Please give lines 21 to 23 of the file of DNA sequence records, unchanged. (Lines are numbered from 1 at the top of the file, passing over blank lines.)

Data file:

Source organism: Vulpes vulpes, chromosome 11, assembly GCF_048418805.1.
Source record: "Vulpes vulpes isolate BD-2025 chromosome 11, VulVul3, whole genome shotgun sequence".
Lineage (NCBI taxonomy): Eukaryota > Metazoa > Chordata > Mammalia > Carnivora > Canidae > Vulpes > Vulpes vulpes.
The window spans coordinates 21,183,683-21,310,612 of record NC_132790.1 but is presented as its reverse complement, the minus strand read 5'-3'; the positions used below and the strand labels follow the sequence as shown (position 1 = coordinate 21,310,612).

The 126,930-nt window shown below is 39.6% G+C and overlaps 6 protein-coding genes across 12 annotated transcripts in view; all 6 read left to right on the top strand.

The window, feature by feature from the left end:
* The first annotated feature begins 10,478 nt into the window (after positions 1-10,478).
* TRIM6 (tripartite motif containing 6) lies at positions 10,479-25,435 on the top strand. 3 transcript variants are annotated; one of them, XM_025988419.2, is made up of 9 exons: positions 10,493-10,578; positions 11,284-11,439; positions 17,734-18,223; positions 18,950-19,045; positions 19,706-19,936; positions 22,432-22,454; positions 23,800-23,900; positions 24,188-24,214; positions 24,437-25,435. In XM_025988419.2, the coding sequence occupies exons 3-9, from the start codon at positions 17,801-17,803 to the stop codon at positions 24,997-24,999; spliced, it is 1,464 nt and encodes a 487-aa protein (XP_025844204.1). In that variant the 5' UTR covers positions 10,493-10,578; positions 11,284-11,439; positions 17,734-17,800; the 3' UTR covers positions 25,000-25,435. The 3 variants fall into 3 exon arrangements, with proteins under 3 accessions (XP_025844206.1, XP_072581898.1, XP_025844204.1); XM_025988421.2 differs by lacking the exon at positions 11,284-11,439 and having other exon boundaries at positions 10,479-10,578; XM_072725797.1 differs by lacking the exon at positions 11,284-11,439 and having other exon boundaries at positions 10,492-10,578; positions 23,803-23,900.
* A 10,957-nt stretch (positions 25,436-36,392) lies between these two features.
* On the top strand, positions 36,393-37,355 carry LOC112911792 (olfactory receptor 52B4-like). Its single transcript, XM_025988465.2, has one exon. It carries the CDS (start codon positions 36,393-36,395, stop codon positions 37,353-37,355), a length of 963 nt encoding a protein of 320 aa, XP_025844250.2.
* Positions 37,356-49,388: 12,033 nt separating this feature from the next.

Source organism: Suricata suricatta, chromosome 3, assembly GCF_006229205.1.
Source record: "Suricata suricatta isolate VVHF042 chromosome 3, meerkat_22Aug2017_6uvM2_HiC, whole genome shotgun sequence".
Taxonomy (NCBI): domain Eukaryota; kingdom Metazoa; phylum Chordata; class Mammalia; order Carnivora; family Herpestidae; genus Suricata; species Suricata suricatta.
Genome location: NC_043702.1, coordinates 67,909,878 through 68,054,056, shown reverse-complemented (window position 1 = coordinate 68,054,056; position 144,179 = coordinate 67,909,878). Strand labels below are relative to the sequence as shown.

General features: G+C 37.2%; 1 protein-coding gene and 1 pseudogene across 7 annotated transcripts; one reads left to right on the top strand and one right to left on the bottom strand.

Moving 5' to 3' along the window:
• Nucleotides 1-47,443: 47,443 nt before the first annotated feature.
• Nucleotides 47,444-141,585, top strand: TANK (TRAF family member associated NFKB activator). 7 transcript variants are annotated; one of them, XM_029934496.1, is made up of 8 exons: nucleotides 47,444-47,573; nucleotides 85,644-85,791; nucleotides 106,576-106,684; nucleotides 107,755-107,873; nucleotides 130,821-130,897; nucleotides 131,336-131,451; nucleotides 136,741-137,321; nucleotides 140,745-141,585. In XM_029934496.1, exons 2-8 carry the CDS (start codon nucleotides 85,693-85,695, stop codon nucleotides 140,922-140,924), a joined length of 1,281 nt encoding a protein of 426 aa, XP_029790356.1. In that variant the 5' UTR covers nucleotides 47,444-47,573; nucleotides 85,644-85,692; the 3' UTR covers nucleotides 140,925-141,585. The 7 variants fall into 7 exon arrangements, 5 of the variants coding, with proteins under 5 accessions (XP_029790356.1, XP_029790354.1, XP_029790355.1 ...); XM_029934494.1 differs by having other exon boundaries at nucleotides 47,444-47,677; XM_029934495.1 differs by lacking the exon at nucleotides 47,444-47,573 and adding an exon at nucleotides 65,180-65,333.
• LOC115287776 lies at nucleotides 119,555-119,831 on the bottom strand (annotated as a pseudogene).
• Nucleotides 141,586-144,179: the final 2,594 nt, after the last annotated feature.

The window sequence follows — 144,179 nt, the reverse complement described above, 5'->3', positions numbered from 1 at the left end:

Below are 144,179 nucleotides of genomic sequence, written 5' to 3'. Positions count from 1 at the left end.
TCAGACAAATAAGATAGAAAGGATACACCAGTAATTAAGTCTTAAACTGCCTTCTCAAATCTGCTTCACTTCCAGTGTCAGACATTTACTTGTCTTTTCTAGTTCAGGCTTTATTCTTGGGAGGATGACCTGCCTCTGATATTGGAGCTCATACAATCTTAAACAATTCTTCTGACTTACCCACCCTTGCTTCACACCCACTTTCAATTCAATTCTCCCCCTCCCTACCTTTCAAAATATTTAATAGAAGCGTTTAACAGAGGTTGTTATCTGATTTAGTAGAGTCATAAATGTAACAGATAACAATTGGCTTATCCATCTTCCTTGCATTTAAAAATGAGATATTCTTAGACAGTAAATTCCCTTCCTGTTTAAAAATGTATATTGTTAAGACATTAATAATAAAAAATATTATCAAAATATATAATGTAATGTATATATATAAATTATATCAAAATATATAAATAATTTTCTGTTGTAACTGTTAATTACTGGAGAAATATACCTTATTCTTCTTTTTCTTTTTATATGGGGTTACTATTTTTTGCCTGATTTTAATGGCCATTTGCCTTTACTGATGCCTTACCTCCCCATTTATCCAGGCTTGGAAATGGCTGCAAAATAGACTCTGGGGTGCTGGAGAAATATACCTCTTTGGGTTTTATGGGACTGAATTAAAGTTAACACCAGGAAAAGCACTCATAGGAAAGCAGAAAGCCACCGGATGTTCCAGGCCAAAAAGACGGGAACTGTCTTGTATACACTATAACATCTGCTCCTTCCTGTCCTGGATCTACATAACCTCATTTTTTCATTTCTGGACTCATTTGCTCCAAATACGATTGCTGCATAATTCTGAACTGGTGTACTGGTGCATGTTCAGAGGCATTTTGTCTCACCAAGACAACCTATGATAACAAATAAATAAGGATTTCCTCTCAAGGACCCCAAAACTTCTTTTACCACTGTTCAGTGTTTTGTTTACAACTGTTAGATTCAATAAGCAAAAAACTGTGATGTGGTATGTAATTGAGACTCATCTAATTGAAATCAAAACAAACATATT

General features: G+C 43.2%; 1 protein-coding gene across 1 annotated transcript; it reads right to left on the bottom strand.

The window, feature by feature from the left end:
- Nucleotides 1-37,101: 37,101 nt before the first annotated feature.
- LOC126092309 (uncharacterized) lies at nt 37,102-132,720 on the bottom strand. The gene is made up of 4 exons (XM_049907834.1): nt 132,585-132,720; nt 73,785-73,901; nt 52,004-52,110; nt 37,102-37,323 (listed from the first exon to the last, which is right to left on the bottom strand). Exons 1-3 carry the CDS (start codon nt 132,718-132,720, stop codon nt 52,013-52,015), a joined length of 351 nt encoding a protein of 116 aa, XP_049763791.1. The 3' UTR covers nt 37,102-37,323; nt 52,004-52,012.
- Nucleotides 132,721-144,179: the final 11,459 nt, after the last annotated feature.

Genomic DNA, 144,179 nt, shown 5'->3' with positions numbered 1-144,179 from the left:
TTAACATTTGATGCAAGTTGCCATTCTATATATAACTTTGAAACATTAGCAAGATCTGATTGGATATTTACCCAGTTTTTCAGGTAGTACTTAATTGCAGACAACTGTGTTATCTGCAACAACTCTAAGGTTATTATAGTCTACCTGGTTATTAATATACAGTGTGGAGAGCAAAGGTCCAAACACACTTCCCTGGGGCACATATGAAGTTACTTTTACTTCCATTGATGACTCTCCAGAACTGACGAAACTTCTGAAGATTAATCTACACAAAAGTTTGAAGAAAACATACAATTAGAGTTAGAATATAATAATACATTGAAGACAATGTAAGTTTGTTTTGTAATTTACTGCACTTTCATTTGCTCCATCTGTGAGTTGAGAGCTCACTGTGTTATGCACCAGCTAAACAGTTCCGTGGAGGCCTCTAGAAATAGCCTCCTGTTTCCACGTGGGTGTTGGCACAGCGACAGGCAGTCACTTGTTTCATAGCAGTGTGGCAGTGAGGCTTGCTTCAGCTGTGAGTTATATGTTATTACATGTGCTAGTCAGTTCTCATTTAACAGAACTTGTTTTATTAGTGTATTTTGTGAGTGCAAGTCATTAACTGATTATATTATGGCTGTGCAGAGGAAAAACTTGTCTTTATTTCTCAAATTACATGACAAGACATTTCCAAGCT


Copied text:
• Nucleotides 141,586-144,179: the final 2,594 nt, after the last annotated feature.

The window sequence follows — 144,179 nt, the reverse complement described above, 5'->3', positions numbered from 1 at the left end:

Below are 144,179 nucleotides of genomic sequence, written 5' to 3'. Positions count from 1 at the left end.